DBU no more? Texas tradition through the years

Former defensive backs coach Duane Akina was the architect of modern-day DBU at Texas - Brett Davis (USA TODAY Sports)

Part 1 of the seven-part series looks at the overview of the current defensive back landscape at Texas and LSU.

Just a few short years ago, the race between the Texas Longhorns and the LSU Tigers for the title of the real DBU was a close one.

Not so much any more, as Tiger defensive backs took home Thorpe Award wins in 2010 and 2011 and six products of Les Miles' program from the defensive secondary were taken in the 2011, 2012, and 2013 drafts combined. In those same years, the Horns had four defensive backs drafted, aided mightily by the three-man 2011 draft class that included Aaron Williams, Curtis Brown, and Chykie Brown.

As the group that contributed to the 2005 national championship continues to age and fall out of the league, the gap between the active players in the NFL for both schools has widened -- there are currently 12 LSU defensive backs in the league, compared to eight for Texas, with Carrington Byndom and Michael Huff two players on that list of Horns who may have serious trouble making rosters this fall.

Suffice it to say, the trend is headed in the wrong direction for Texas, seemingly a truth across the board for a program that hasn't had a truly successful season in this decade.

Moving forward, the Tigers may be without their top defensive back from 2013, as DeSoto product Jalen Mills was recently arrested and suspended following a battery charge that could potentially impact his career in Baton Rouge. Of course, LSU now has star 2014 signees from Texas like Edward Paris and Jamal Adams on campus, two players who were important targets for the Horns in that cycle.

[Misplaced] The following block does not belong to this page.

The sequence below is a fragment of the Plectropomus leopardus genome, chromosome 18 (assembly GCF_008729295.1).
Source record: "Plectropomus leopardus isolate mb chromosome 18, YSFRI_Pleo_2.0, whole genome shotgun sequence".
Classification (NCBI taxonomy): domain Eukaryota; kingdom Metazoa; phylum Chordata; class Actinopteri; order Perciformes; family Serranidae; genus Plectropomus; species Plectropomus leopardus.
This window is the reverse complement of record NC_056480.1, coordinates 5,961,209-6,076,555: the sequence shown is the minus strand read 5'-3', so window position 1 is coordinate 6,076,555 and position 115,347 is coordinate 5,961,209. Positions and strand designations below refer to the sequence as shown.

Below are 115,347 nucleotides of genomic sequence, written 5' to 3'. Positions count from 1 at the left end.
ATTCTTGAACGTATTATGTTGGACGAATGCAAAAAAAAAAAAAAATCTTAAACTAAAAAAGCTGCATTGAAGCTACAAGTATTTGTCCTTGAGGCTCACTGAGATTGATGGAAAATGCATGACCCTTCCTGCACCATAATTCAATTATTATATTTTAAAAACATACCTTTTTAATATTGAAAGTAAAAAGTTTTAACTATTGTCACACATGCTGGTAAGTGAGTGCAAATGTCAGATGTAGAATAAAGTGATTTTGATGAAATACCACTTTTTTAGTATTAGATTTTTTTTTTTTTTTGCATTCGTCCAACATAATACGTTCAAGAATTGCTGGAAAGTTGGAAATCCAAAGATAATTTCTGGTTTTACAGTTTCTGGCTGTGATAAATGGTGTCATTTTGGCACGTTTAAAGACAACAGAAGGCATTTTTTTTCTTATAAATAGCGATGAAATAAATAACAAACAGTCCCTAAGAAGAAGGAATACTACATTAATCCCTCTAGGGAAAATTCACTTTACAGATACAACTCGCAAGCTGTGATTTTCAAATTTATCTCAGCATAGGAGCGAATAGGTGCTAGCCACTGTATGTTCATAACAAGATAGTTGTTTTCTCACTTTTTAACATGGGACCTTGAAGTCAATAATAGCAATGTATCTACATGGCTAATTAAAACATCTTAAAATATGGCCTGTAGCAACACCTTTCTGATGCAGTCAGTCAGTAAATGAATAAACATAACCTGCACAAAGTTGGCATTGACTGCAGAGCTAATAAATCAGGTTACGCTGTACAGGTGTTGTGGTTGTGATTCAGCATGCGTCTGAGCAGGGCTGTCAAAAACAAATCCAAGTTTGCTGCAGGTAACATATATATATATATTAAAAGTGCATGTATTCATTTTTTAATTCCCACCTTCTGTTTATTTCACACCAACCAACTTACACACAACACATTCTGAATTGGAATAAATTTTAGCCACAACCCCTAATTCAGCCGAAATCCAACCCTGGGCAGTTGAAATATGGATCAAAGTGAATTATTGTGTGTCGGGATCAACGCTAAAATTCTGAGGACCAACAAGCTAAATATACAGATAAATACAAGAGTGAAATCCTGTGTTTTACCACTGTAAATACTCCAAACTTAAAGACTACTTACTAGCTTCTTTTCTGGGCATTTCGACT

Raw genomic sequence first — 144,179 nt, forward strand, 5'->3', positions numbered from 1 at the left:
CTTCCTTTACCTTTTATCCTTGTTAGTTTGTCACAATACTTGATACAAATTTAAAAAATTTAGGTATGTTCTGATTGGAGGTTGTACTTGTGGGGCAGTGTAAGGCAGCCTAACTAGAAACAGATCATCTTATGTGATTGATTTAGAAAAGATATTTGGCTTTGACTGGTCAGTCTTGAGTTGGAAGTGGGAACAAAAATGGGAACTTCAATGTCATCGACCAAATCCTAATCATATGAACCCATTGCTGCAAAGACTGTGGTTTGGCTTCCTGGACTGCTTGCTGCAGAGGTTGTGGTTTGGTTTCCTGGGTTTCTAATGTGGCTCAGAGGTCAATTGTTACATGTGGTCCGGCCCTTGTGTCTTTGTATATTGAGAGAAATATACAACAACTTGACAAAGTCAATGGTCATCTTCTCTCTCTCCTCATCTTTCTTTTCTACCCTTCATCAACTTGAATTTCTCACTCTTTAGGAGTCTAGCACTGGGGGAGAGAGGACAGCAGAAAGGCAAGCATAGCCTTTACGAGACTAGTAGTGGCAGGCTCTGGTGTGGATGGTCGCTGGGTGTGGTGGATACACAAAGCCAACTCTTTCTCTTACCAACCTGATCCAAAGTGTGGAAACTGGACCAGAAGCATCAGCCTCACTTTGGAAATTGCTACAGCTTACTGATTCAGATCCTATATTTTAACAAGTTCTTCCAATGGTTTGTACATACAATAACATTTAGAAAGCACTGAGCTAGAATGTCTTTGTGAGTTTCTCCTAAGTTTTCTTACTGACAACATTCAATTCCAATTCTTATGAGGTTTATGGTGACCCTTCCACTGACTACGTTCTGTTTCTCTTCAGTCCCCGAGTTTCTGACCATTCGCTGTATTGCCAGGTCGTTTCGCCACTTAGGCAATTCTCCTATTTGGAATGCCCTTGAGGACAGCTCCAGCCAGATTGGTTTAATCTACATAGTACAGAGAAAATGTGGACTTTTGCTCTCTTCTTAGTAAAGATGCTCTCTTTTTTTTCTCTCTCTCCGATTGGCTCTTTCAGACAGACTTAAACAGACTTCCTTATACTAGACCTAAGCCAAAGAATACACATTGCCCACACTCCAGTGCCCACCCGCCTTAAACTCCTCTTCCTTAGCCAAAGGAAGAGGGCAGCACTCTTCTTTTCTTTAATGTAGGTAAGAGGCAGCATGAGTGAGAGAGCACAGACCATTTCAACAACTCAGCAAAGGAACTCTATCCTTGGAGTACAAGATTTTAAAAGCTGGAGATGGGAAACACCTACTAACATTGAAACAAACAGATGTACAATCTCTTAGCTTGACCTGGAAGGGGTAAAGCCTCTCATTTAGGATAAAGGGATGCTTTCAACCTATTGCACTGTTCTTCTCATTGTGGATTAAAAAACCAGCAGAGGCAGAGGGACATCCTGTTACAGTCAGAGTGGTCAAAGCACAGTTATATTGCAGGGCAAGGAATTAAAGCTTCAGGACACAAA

The potential for the Horns to regain that title rests of course on the players currently on campus, the members of the 2014 recruiting class, and the prospects that will sign with the 2015 group next February.

However, as much as the current environment suggests that it is LSU that truly bears the title at the moment of the real DBU, the roots of strong defensive back play at Texas goes back beyond the Duane Akina era to the early 1980s, when the talented Texas secondaries featured stalwarts like Johnnie Johnson, Jerry Gray, and Vance Bedford.

And Texas should also benefit from the presence of head coach Charlie Strong, defensive coordinator Vance Bedford, and defensive backs coach Chris Vaughn, all of whom are tremendously qualified and have a history of success.

The appeal of the SEC may have never been higher, but there's plenty to sell to defensive backs about Texas, including the rich history of success and the current stable of coaches. As the new staff seeks to return the program to a place of prominence nationally, restoring the fading luster of DBU will be a major part of that equation.

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